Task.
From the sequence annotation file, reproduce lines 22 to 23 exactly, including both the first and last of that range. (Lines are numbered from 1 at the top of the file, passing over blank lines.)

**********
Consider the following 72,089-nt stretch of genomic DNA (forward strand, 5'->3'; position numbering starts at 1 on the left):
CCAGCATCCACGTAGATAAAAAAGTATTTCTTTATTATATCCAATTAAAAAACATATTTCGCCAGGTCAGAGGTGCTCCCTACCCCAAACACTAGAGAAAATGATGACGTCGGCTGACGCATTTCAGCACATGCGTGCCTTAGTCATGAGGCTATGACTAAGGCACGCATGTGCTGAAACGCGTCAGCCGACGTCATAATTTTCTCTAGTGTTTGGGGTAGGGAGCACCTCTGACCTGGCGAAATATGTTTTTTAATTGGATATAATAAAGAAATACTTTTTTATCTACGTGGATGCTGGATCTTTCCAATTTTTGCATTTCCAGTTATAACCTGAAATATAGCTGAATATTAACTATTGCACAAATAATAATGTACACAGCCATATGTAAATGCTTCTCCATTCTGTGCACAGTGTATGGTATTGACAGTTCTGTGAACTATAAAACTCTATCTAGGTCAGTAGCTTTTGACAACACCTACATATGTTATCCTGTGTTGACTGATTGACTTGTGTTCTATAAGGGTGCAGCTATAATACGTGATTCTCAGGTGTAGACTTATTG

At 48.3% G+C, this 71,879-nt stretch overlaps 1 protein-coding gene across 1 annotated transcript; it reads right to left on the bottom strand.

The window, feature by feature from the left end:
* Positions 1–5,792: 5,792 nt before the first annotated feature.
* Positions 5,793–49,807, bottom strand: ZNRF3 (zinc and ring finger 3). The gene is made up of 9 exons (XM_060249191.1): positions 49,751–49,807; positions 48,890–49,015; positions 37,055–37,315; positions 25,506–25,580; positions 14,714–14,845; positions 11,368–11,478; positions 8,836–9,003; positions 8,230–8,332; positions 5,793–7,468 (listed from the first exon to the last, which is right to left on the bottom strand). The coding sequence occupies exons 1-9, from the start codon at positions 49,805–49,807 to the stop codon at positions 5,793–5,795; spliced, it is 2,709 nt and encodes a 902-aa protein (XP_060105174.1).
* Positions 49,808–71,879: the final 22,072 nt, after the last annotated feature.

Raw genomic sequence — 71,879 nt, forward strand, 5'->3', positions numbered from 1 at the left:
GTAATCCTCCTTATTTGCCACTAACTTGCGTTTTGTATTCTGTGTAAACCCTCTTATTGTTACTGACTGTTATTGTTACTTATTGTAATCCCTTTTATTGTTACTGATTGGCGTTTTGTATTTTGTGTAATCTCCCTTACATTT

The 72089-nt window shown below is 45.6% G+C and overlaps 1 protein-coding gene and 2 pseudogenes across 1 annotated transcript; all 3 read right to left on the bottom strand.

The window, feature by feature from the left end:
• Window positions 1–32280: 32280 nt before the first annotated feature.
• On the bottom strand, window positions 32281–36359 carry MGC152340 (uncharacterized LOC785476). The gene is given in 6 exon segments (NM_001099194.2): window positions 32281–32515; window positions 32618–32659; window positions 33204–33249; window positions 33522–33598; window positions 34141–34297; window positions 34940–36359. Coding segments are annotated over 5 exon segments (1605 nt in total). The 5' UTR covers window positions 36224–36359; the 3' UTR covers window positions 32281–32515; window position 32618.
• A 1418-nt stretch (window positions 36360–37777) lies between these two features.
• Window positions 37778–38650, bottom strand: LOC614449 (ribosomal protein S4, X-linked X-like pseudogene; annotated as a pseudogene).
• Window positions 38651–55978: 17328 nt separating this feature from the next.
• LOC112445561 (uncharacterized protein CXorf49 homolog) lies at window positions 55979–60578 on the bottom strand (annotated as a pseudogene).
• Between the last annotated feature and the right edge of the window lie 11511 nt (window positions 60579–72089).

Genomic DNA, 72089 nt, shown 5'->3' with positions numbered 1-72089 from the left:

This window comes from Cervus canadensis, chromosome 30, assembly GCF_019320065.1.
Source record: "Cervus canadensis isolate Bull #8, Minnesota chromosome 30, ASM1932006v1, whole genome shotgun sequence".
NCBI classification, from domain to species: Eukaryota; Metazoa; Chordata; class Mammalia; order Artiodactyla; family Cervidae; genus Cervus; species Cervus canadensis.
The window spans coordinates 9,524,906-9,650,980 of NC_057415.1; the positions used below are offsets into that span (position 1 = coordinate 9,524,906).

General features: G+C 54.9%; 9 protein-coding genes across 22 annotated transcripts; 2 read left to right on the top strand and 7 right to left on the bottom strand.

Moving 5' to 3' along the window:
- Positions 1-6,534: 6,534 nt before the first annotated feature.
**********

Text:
NCBI classification, from domain to species: Eukaryota; Metazoa; Chordata; class Mammalia; order Artiodactyla; family Cervidae; genus Cervus; species Cervus canadensis.
The window spans coordinates 9,524,906-9,650,980 of NC_057415.1; the positions used below are offsets into that span (position 1 = coordinate 9,524,906).